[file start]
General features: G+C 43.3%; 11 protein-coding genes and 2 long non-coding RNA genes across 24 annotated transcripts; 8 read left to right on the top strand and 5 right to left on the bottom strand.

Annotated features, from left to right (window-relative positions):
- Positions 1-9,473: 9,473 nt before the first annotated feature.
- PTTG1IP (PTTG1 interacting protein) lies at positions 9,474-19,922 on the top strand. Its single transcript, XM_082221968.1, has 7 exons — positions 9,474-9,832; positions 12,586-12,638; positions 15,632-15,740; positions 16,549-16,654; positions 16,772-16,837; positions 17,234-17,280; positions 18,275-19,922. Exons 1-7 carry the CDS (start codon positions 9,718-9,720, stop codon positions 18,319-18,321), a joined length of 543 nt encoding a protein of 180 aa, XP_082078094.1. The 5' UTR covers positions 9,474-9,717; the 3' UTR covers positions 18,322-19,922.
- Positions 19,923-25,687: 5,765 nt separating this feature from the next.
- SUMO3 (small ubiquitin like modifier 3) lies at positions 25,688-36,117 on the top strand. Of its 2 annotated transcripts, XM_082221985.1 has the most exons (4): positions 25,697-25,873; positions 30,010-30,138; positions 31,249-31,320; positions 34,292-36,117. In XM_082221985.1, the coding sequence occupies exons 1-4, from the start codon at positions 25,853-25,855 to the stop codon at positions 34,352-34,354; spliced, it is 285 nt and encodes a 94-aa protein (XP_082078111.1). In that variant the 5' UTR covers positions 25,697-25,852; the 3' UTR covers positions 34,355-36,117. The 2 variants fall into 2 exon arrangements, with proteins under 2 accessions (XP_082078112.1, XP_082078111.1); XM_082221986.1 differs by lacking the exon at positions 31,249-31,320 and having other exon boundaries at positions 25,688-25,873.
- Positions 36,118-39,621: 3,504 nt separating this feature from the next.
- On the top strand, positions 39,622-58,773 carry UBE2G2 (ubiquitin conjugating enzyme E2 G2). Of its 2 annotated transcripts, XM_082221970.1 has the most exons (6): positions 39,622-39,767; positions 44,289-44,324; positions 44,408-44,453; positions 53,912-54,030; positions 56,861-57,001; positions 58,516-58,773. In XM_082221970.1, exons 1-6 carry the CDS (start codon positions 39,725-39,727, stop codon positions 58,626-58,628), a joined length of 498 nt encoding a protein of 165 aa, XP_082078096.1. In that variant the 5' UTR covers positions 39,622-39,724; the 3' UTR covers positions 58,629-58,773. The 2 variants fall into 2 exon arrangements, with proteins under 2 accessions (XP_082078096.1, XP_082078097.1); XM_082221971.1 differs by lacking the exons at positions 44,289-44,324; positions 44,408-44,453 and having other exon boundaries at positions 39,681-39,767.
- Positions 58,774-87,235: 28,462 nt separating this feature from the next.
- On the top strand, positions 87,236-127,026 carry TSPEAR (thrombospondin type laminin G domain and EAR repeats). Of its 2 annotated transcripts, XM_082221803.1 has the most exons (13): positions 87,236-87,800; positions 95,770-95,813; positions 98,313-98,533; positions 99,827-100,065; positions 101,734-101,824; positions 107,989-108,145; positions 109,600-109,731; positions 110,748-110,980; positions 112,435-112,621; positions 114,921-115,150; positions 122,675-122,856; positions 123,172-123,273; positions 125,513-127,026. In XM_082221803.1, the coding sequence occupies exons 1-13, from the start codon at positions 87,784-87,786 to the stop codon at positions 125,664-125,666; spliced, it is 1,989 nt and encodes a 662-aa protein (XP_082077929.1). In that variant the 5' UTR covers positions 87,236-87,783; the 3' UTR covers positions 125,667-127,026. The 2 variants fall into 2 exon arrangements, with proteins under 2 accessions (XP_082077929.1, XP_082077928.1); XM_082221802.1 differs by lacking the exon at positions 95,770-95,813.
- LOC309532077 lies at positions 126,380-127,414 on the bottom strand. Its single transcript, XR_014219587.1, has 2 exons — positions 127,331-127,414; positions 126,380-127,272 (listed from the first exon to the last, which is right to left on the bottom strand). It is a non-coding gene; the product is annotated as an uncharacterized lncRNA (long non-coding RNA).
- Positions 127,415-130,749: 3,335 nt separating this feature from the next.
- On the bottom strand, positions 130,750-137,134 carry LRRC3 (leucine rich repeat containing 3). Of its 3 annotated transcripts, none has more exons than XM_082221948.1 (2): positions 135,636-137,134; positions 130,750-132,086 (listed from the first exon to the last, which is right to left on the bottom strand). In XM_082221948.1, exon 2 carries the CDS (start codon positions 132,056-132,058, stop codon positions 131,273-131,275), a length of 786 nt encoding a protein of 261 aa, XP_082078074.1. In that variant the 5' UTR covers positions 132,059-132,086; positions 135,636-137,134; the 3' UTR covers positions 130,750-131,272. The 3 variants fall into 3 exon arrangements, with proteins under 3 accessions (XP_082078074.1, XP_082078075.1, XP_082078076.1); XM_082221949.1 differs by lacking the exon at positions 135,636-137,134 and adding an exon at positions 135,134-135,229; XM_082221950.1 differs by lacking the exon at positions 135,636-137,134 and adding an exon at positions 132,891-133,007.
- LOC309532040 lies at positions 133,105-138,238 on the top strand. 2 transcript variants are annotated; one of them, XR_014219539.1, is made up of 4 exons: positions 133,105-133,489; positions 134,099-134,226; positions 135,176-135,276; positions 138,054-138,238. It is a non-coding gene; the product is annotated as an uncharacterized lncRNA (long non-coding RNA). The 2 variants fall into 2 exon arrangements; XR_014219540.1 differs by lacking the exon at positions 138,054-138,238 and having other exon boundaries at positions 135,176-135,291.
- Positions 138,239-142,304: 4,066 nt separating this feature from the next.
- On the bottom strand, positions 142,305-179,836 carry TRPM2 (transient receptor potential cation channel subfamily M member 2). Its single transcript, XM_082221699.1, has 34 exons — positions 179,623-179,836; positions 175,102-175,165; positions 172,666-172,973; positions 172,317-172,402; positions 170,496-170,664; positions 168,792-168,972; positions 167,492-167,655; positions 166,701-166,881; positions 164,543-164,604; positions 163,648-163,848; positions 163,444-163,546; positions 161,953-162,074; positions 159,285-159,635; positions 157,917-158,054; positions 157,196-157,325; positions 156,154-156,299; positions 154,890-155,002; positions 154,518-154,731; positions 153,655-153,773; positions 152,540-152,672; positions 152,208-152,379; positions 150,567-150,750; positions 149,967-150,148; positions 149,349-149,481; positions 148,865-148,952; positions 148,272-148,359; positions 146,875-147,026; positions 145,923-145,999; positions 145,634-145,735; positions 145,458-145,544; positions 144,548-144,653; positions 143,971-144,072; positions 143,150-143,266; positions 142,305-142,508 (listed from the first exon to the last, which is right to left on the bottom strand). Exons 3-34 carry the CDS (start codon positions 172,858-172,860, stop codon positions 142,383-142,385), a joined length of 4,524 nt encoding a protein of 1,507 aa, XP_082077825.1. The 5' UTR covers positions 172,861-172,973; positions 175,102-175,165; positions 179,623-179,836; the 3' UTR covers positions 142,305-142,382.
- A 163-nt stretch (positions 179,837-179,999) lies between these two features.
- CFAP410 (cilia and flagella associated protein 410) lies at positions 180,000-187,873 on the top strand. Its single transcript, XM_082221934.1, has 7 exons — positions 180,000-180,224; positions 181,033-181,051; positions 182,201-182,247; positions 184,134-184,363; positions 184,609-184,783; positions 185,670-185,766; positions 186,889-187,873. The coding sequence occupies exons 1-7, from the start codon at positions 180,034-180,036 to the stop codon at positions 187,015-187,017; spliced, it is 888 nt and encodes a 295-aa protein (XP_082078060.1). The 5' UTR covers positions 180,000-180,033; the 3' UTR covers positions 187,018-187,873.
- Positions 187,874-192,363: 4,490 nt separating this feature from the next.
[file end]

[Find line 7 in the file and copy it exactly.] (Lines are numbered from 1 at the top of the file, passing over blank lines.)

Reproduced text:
- Positions 36,118-39,621: 3,504 nt separating this feature from the next.